Avi Issacharoff, The Times of Israel's Middle East analyst, fills the same role for Walla, the leading portal in Israel. He is also a guest commentator on many different radio shows and current affairs programs on television. Until 2012, he was a reporter and commentator on Arab affairs for the Haaretz newspaper. He also lectures on modern Palestinian history at Tel Aviv University, and is currently writing a script for an action-drama series for the Israeli satellite Television "YES." Born in Jerusalem, he graduated cum laude from Ben Gurion University with a B.A. in Middle Eastern studies and then earned his M.A. from Tel Aviv University on the same subject, also cum laude. A fluent Arabic speaker, Avi was the Middle East Affairs correspondent for Israeli Public Radio covering the Israeli-Palestinian conflict, the war in Iraq and the Arab countries between the years 2003-2006. Avi directed and edited short documentary films on Israeli television programs dealing with the Middle East. In 2002 he won the "best reporter" award for the "Israel Radio” for his coverage of the second intifada. In 2004, together with Amos Harel, he wrote "The Seventh War - How we won and why we lost the war with the Palestinians." A year later the book won an award from the Institute for Strategic Studies for containing the best research on security affairs in Israel. In 2008, Issacharoff and Harel published their second book, entitled "34 Days - The Story of the Second Lebanon War," which won the same prize.
Palestinian Authority President Mahmoud Abbas gestures during a meeting with the Revolutionary Council of his ruling Fatah party, in the West Bank city of Ramallah, June 16, 2015. (AFP/Abbas Momani)
Once more, there are reports that the Palestinian unity government in the West Bank has resigned. Once more, there are reports of talks between Israel and Hamas for a long-term ceasefire agreement in Gaza. And it seems that this time, the two matters may be related.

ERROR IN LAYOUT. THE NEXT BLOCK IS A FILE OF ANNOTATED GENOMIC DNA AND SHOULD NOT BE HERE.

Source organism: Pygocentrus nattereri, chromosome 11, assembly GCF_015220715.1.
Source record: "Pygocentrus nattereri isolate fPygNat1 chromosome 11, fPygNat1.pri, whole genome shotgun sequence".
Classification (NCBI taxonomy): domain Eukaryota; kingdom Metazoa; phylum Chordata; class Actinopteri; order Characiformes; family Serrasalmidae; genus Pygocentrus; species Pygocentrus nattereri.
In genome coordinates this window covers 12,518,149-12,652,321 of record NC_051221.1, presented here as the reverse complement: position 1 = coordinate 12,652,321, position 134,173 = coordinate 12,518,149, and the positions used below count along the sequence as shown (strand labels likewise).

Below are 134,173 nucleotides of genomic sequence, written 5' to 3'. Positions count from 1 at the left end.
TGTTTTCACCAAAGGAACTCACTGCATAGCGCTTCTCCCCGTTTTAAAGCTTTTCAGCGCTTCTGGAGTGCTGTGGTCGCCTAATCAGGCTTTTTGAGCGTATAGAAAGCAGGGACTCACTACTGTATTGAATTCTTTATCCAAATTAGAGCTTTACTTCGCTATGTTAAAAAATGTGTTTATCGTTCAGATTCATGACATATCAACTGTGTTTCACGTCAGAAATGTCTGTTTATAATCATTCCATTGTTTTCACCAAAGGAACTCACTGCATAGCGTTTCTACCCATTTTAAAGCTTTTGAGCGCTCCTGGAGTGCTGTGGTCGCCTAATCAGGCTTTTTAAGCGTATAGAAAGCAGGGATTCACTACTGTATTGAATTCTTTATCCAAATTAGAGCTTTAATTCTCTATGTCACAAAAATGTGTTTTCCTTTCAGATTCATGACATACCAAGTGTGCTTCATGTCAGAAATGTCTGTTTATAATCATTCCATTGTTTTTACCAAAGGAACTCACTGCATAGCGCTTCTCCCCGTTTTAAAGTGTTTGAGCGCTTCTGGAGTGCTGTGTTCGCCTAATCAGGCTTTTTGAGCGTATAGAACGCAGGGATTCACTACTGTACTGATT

Let us begin with the reports from the West Bank. Palestinian commentators and politicians have been saying for some time that Palestinian Authority President Mahmoud Abbas is considering putting an end to the national unity government established after a Fatah-Hamas reconciliation agreement slightly over a year ago. A close aide to Abbas said Wednesday afternoon that Abbas had accepted the unity government’s resignation and tasked Prime Minister Rami Hamdallah with forming a new one.
Similar “dramatic events” have taken place in the past. Among them was the resignation of Salam Fayyad’s government, which stayed on as a transitional government for almost two years. It is likely that the current incident will be the same or similar. In other words, Abbas will attempt, via the government’s resignation, to convey a message to Hamas that the new cabinet will not even pretend to be a “reconciliation government.” It will not try to help solve Gaza’s problems, as the current government is doing.
A measure of this kind will have almost no practical impact. That is because Hamas itself does not allow Hamdallah’s government to act in the Gaza Strip. And even if the government has truly resigned, with Hamdallah’s reappointment to the premiership, how will the new government’s policies and actions differ from those of its predecessor?
So why is this happening now? It may be an attempt to stem the rising support for Hamas in the West Bank, but it could also be a gesture of helplessness in the face of the talks taking place under the table between Israel and Hamas.